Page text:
Beauty is everywhere, but not everyone can see it. Life is busy, the days are fast, and we forget to pay attention. An artist is someone who pauses to recognize the beauty and, with an appreciative eye and a skillful hand, makes it their life’s mission to capture it.
Matt Rinn of Slantbrush Studios is a craftsman, sculptor, and painter who finds inspiration in everything from trees to motorcycles. By transforming raw materials into statement pieces, Matt encourages people to notice the latent beauty in the world around them. His custom tables enhance the natural grooves, patterns, and flow of the wood in a way that seems to tell a story.
“Mother Nature did all the hard work,” Matt jokes while running his fingers across an unfinished walnut table.
As a nod to nature, Matt uses influences of the four elements—wind, water, earth, and fire—in his work. When it comes to wood, he tries to use every part, even if it’s spread out amongst multiple pieces. That, and he scavenges materials from places where they’re not being used. When he hears the buzz of a chainsaw, Matt will pipe up and search for its source to see if there’s wood he can reclaim. When he doesn’t have luck there, he’ll drive to his friend’s mill to acquire materials. Then, he gets to work.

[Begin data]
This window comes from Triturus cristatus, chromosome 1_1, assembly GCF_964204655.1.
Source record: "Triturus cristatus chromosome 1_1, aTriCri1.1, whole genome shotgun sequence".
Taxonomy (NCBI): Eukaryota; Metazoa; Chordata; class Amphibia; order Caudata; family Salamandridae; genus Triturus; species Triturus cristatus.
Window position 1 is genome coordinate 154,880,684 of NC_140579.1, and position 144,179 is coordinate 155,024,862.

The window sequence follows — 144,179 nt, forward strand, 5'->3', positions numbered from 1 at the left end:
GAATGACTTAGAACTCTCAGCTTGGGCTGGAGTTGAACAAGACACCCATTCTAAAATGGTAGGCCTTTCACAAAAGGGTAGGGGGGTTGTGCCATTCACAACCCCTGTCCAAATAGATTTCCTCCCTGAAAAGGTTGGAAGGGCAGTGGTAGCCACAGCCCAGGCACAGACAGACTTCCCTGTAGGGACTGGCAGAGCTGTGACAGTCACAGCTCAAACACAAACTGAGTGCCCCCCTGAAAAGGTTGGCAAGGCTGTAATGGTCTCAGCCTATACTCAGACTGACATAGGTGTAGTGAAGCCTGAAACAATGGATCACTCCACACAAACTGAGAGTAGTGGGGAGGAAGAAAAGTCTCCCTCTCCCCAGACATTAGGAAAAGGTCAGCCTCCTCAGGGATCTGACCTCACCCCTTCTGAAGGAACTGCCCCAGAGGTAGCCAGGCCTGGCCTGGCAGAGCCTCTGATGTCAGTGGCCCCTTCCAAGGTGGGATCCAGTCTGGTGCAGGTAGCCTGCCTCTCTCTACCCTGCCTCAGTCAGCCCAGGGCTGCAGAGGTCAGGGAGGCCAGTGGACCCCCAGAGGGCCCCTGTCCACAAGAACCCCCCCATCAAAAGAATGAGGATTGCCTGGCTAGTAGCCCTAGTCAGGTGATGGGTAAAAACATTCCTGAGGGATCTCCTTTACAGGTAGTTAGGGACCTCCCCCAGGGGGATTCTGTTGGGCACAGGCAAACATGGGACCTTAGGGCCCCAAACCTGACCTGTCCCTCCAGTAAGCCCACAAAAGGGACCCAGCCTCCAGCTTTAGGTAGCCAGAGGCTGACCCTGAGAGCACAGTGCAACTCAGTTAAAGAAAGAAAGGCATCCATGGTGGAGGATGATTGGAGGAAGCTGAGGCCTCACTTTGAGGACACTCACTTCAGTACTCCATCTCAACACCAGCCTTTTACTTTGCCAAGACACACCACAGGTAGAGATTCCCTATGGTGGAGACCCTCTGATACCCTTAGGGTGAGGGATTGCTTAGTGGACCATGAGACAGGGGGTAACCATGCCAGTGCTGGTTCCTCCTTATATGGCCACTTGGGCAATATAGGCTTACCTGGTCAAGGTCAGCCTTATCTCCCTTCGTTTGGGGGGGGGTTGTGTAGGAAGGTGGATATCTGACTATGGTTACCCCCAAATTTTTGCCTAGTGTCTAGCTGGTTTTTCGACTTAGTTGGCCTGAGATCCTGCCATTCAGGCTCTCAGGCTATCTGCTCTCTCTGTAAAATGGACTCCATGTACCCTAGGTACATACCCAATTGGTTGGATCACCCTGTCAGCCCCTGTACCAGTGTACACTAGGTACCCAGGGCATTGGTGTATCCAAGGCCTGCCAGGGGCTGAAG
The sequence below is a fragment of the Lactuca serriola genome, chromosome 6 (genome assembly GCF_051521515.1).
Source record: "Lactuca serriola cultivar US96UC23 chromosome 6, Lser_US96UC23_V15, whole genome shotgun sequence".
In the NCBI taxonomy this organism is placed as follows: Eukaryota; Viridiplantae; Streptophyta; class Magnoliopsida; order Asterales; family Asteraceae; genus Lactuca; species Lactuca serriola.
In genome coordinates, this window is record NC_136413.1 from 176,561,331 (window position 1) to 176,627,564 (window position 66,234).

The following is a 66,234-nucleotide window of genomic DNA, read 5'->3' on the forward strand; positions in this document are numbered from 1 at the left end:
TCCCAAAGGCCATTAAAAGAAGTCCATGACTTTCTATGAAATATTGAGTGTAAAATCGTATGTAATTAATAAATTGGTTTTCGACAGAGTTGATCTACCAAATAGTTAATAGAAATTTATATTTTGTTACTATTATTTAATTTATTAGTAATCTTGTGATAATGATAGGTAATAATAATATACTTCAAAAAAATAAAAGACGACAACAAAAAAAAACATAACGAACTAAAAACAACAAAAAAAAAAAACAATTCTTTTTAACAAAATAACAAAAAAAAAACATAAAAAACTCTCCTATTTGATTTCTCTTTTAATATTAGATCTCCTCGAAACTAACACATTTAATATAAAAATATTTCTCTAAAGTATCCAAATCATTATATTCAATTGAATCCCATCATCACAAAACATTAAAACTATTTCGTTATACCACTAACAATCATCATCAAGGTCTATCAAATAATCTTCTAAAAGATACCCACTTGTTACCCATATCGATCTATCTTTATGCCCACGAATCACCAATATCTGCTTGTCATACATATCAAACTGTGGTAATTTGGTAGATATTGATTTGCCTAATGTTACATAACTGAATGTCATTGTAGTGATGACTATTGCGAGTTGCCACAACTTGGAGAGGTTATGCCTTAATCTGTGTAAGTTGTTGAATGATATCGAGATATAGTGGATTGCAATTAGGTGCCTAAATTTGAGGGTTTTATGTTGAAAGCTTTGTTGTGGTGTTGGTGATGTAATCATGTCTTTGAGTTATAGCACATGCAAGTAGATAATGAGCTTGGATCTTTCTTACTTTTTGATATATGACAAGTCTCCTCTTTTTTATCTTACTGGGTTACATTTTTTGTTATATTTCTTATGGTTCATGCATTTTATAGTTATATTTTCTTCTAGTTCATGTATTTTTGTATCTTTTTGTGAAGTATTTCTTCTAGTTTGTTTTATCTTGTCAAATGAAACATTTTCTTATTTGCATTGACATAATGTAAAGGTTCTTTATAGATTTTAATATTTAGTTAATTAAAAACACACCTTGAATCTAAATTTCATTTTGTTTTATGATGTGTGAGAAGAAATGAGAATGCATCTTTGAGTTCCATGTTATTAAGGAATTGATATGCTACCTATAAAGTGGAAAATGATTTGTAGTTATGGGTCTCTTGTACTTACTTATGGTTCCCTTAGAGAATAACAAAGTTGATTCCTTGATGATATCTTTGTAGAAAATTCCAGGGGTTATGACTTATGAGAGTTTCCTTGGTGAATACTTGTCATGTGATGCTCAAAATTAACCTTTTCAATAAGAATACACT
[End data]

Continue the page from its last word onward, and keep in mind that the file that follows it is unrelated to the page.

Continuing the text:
Matt’s old house functions as his studio. Whether it’s the kitchen or a bedroom, each room is part gallery, part storehouse, and part workspace. The garage emanates the sweet smell of sawdust, and the Homeowner’s Association has gotten onto him a time or two about the wood that overflows into his driveway.
Matt uses several natural elements to achieve a modern rustic style in his pieces.
Sometimes, a single piece will seamlessly blend metals, acrylics, concrete, and various wood species. Creative work naturally entails some level of risk. To a degree, something new is being brought into existence. That’s why Matt is a firm believer that you have to be willing to experiment in art. One time, when trying a new technique on a table, he wasted 1,800 liters of epoxy—that equates to about $700! However, Matt learned more techniques from the process, making his tables even more unique.
Though there’s a level of creative freedom, Matt tends not to impress his own meaning onto the pieces he creates. Instead, he feels like he is unveiling meaning that’s inherently there. One of his recent favorites, a sculpture entitled The World Within, is a prime example. The reformed Cottonwood tree tells a story about the Arapahoe Indians. When a male got to a certain age in that culture, it was custom to go on a vision quest. In that quest, their goal was to find the most hollow cottonwood tree and make their drums out of it.
“For me, the sculpture symbolizes youth looking forward to the future,” Matt explains. “The tree was dying, but you can see that it was sprouting new growth again on the inside.”
Just as Matt is committed to sharing the stories he finds in the art he creates, he also is committed to sharing the stories of the artists in his community. Matt is on the Board of Directors of CRAC (Castle Rock Artists Cooperative), an organization committed to bolstering the town’s art scene and helping new artists get started. They host pop-up shows in venues around town, including places like Union American Bistro, Ecclesia Market, Pegasus, LostCoffee, and the Rhyolite Gallery in an effort to make Castle Rock even more beautiful.
Matt has several works of art for sale and is available for custom commission projects. Check out his work at slantbrushstudio.com or contact him directly at 720-256-6665.